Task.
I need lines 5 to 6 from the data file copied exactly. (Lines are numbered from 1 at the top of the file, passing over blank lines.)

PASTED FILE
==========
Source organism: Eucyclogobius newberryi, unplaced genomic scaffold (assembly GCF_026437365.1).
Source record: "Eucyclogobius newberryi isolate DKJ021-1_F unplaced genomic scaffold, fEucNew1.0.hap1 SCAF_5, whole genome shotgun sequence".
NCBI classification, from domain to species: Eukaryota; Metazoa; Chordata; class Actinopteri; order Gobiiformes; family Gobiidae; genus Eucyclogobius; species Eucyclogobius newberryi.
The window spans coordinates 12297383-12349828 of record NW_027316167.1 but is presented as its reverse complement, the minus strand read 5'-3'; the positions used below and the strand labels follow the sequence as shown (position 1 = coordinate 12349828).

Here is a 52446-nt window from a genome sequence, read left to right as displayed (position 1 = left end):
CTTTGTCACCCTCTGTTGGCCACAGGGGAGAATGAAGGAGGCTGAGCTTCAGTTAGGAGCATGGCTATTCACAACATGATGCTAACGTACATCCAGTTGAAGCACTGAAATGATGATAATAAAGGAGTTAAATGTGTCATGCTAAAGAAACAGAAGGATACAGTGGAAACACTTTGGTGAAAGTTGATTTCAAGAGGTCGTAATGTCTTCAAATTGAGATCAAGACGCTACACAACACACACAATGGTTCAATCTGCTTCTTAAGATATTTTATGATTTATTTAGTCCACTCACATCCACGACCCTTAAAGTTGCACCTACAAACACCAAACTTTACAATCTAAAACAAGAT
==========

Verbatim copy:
Here is a 52446-nt window from a genome sequence, read left to right as displayed (position 1 = left end):
CTTTGTCACCCTCTGTTGGCCACAGGGGAGAATGAAGGAGGCTGAGCTTCAGTTAGGAGCATGGCTATTCACAACATGATGCTAACGTACATCCAGTTGAAGCACTGAAATGATGATAATAAAGGAGTTAAATGTGTCATGCTAAAGAAACAGAAGGATACAGTGGAAACACTTTGGTGAAAGTTGATTTCAAGAGGTCGTAATGTCTTCAAATTGAGATCAAGACGCTACACAACACACACAATGGTTCAATCTGCTTCTTAAGATATTTTATGATTTATTTAGTCCACTCACATCCACGACCCTTAAAGTTGCACCTACAAACACCAAACTTTACAATCTAAAACAAGAT